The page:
Code Coco chic

CHANEL watch bal­ances style with in­no­va­tion

Standard-Freeholder (Cornwall) - - LIFE - ALEESHA HAR­RIS ahar­ris@post­media.com

Full dis­clo­sure: I’m what you’d call a “watch per­son.”

De­spite smart­phones hav­ing ren­dered watches for lit­eral, time­telling pur­poses all-but ob­so­lete, I still con­sider a time­piece to be an un­err­ingly el­e­gant ad­di­tion to any arm. The very fact that wear­ing a watch as a prac­ti­cal ne­ces­sity is no longer a re­quire­ment means that, these days, those who opt to wear a time­piece are ex­plic­itly choos­ing to do so. For them.

And it’s the per­sonal rea­sons be­hind an in­di­vid­ual de­cid­ing to wear a watch — whether nos­tal­gia, style, pres­tige or per­sonal his­tory — that can be so fas­ci­nat­ing

“I never wear a watch,” a stylish friend once told me, prompted to do so after she ad­mired the del­i­cate, two-tone time­piece adorn­ing my wrist. “Well, why not?” I asked her. “I don’t know,” she said after a se­cond-span­ning pause. But I do.

For a per­son to wrap a watch around their wrist in 2018, it has to be unique. It has to be some­thing spe­cial. It has to do more than, well, sim­ply tell time. So, to put it bluntly, my friend doesn’t wear a watch be­cause she prob­a­bly hasn’t found the right one yet. For her.

Cre­at­ing a style that stands out is in­creas­ingly im­por­tant for brands to re­main rel­e­vant in any re­tail space, but es­pe­cially in the watch world. Un­like men’s watches, which are of­ten cel­e­brated sim­ply for the move­ments and tech­nol­ogy con­tained in­side an oth­er­wise aus­tere cas­ing, a women’s watch must be many things — el­e­gant, unique, func­tional, whim­si­cal — but, above all else, it must tell a story. And that’s where a de­sign like the Code Coco watch from CHANEL comes in.

At first glance, the watch looks less like a time­piece and more like a glint­ing piece of jew­elry. The watch fea­tures a wide, cuff-like bracelet with de­tail­ing rem­i­nis­cent of the French fash­ion house’s iconic quilted pat­tern first fea­tured on the 2.55 hand­bag first de­buted by Made­moi­selle Chanel in Fe­bru­ary 1955. The tiny squares com­pris­ing the flex­i­ble bracelet catch the light and im­me­di­ately at­tract the eye. An­other nod to Gabrielle Chanel and her cov­eted hand­bag cre­ation, the face of the watch also fea­tures a func­tion­ing, clasp-mech­a­nism clo­sure, the very same one that can be found on the orig­i­nal 2.55 hand­bag de­signs.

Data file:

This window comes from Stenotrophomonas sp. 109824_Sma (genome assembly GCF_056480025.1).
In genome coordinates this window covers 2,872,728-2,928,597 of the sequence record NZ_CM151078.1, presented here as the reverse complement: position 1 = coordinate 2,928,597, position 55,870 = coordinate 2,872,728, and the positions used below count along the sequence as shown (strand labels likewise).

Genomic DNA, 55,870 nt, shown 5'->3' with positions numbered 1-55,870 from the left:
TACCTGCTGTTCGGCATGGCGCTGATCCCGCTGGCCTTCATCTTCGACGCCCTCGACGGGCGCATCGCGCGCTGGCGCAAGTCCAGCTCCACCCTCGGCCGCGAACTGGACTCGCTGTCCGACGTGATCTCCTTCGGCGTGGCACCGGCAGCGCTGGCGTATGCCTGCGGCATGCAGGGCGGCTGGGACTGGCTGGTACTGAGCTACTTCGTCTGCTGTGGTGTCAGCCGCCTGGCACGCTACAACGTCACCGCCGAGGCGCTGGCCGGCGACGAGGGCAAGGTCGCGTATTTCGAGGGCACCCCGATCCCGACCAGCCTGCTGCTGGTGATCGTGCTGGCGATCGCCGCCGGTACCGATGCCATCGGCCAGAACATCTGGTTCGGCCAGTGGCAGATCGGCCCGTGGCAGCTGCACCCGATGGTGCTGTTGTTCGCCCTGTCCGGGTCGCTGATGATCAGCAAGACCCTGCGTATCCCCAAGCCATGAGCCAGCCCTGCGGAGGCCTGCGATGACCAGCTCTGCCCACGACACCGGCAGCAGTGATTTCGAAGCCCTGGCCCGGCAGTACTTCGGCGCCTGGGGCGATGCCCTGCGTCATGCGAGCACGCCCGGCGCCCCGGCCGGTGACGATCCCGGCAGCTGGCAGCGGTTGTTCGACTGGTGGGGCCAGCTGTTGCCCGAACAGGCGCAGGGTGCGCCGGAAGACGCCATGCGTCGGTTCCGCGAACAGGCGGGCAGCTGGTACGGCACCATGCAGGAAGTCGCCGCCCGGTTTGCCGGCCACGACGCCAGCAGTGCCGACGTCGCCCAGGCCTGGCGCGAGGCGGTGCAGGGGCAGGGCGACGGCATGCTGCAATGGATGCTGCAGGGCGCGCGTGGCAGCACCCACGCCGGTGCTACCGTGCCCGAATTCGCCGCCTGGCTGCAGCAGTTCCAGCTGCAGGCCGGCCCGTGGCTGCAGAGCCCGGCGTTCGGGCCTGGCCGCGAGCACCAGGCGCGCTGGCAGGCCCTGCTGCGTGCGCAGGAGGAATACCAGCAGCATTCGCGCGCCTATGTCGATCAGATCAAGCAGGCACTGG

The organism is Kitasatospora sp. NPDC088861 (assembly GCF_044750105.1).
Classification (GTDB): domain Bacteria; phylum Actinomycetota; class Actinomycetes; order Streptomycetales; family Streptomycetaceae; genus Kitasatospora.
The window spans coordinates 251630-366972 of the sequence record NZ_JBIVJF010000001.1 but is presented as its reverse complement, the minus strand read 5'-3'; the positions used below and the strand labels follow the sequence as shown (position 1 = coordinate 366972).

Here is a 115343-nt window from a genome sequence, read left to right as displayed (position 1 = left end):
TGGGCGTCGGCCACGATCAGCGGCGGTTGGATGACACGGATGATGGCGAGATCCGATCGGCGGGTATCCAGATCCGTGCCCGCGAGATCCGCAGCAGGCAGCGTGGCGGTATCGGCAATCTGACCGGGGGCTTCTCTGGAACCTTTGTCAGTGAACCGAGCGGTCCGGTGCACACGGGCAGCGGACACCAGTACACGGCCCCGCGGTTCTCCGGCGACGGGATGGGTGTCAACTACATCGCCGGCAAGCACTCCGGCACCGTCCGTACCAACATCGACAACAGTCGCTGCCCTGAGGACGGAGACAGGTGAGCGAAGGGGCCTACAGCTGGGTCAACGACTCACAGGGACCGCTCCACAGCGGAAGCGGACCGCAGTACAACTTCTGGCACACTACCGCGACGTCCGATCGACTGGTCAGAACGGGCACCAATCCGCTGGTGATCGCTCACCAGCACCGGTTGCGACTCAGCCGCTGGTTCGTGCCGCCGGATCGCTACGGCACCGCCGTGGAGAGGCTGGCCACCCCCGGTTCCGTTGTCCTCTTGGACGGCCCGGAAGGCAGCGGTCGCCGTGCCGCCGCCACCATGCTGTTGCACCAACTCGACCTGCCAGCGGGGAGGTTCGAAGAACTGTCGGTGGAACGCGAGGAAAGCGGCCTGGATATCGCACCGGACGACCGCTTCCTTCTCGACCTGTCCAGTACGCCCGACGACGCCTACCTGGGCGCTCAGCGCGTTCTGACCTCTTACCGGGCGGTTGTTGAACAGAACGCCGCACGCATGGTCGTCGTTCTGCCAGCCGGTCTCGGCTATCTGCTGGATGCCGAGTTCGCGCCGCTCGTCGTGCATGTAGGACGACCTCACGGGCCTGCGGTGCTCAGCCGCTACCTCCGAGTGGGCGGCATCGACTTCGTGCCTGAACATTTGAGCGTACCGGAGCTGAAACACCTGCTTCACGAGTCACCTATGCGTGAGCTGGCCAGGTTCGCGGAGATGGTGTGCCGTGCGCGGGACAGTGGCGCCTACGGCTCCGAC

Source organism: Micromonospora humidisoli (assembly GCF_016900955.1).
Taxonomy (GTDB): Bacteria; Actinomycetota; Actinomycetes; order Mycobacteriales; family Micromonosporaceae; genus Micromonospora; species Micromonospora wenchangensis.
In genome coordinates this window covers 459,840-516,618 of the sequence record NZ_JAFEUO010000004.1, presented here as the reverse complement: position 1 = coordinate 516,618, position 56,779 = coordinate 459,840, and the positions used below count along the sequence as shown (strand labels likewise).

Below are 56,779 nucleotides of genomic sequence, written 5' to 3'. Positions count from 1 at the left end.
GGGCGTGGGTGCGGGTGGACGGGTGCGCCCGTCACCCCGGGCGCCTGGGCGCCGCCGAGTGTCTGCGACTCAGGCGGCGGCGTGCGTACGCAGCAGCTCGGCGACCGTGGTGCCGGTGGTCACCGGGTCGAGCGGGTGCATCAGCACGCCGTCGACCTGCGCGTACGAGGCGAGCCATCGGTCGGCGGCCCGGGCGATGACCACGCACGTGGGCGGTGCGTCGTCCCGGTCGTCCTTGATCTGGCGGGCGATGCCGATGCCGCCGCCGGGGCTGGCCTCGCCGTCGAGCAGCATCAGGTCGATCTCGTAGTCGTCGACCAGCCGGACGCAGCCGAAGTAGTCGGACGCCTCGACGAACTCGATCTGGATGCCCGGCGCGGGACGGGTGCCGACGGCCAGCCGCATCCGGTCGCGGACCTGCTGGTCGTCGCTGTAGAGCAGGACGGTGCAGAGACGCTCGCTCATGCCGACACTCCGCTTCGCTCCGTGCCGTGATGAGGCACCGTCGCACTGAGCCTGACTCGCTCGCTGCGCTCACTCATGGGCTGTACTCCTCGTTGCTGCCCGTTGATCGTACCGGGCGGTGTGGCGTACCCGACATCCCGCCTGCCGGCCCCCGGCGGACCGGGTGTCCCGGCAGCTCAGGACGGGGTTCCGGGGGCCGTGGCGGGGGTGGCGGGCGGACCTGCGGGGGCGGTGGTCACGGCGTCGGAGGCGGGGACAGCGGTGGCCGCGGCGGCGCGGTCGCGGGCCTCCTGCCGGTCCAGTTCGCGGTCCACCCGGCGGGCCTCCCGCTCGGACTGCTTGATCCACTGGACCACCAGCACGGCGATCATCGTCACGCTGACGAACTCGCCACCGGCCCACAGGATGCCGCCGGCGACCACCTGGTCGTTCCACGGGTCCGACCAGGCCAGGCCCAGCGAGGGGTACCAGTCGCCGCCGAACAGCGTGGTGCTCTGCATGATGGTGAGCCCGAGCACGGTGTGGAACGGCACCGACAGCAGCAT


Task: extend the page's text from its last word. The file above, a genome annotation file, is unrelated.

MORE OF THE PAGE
First re­vealed in 2017, the Code Coco de­buted ear­lier this year at Basel­world coated in a new ma­te­rial, one that fur­ther ex­plores the his­tory of watch­mak­ing at CHANEL. That ma­te­rial, is high­tech ce­ramic. CHANEL was one of the first fash­ion brands to work with the ma­te­rial via its watch­mak­ing head­quar­ters, G&F Châte­lain de La Chaux-de-Fonds, in Switzer­land, when it in­tro­duced its best­selling J12 watch de­sign in 1999. To date, the uni­sex watch is, in its many in­ter­pre­ta­tions, still a top time­piece for the brand.

The unique ce­ramic ma­te­rial, which is com­prised of zir­co­nium diox­ide and yt­trium “pow­der,“has proven to be more re­silient than other ma­te­ri­als such as stain­less steel and is scratch­proof, light­weight and in­cred­i­bly hard. In inky, pig­mented black, the ma­te­rial makes the time­piece ap­pear more el­e­gant, re­fined and more jew­elry-like than a metal coun­ter­part thanks to a lus­trous shine pro­duced by pol­ish­ing. And, oh, how it sparkles. Dur­ing a re­cent visit to the CHANEL Bou­tique Joail­lerie lo­cated in Place Vendôme in Paris, that same friend who ad­mired my sim­ple time­piece slipped one of the Code Coco watches onto her wrist. Twist­ing the Made­moi­selle lock closed, it set­tled into place with a sub­tle, sat­is­fy­ing click. As the sales as­so­ciate and I chat­ted fur­ther about the fea­tures of the watch, I turned to look at my friend and paused when I no­ticed her face. She wore a small smile, eyes firmly fixed down­ward at the Code Coco watch on her wrist. As she moved her arm back and forth, the tiny geo­met­ric grid of smooth ce­ramic caught the bou­tique light­ing, cre­at­ing a sparkling dis­play.

I’m pretty sure she’d just found her watch.

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